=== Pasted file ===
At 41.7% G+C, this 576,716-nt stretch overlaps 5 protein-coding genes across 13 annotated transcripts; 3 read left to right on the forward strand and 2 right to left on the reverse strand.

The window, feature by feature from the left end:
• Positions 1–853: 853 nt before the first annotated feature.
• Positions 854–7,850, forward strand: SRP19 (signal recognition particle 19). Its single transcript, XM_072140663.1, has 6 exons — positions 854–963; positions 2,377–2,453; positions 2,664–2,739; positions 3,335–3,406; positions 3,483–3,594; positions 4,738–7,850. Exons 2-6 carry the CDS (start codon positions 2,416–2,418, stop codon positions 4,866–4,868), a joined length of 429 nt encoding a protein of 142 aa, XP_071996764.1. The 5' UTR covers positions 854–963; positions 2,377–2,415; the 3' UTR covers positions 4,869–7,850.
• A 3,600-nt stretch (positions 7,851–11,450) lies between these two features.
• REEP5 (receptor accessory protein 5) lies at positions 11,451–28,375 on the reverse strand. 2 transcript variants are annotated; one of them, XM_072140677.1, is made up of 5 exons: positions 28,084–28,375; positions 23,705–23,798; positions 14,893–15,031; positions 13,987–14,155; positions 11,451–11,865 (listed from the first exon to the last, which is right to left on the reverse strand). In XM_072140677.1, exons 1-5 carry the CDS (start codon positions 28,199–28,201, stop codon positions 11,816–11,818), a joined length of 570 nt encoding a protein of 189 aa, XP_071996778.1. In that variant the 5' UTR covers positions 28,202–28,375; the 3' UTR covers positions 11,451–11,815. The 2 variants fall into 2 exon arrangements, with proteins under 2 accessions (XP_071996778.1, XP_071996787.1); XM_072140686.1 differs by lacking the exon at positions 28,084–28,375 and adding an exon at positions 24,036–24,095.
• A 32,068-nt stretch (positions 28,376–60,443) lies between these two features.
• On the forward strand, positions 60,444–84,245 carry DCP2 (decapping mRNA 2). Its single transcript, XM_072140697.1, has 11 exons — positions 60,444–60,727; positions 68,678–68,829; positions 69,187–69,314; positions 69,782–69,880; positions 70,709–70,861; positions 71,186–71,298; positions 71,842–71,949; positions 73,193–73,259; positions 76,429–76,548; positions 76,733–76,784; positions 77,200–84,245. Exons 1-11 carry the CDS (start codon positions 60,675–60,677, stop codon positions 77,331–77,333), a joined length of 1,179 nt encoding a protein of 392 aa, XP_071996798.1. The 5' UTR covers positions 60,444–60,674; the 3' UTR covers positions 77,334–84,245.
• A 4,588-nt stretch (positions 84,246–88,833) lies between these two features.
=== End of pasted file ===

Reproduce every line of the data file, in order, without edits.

At 41.7% G+C, this 576,716-nt stretch overlaps 5 protein-coding genes across 13 annotated transcripts; 3 read left to right on the forward strand and 2 right to left on the reverse strand.

The window, feature by feature from the left end:
• Positions 1–853: 853 nt before the first annotated feature.
• Positions 854–7,850, forward strand: SRP19 (signal recognition particle 19). Its single transcript, XM_072140663.1, has 6 exons — positions 854–963; positions 2,377–2,453; positions 2,664–2,739; positions 3,335–3,406; positions 3,483–3,594; positions 4,738–7,850. Exons 2-6 carry the CDS (start codon positions 2,416–2,418, stop codon positions 4,866–4,868), a joined length of 429 nt encoding a protein of 142 aa, XP_071996764.1. The 5' UTR covers positions 854–963; positions 2,377–2,415; the 3' UTR covers positions 4,869–7,850.
• A 3,600-nt stretch (positions 7,851–11,450) lies between these two features.
• REEP5 (receptor accessory protein 5) lies at positions 11,451–28,375 on the reverse strand. 2 transcript variants are annotated; one of them, XM_072140677.1, is made up of 5 exons: positions 28,084–28,375; positions 23,705–23,798; positions 14,893–15,031; positions 13,987–14,155; positions 11,451–11,865 (listed from the first exon to the last, which is right to left on the reverse strand). In XM_072140677.1, exons 1-5 carry the CDS (start codon positions 28,199–28,201, stop codon positions 11,816–11,818), a joined length of 570 nt encoding a protein of 189 aa, XP_071996778.1. In that variant the 5' UTR covers positions 28,202–28,375; the 3' UTR covers positions 11,451–11,815. The 2 variants fall into 2 exon arrangements, with proteins under 2 accessions (XP_071996778.1, XP_071996787.1); XM_072140686.1 differs by lacking the exon at positions 28,084–28,375 and adding an exon at positions 24,036–24,095.
• A 32,068-nt stretch (positions 28,376–60,443) lies between these two features.
• On the forward strand, positions 60,444–84,245 carry DCP2 (decapping mRNA 2). Its single transcript, XM_072140697.1, has 11 exons — positions 60,444–60,727; positions 68,678–68,829; positions 69,187–69,314; positions 69,782–69,880; positions 70,709–70,861; positions 71,186–71,298; positions 71,842–71,949; positions 73,193–73,259; positions 76,429–76,548; positions 76,733–76,784; positions 77,200–84,245. Exons 1-11 carry the CDS (start codon positions 60,675–60,677, stop codon positions 77,331–77,333), a joined length of 1,179 nt encoding a protein of 392 aa, XP_071996798.1. The 5' UTR covers positions 60,444–60,674; the 3' UTR covers positions 77,334–84,245.
• A 4,588-nt stretch (positions 84,246–88,833) lies between these two features.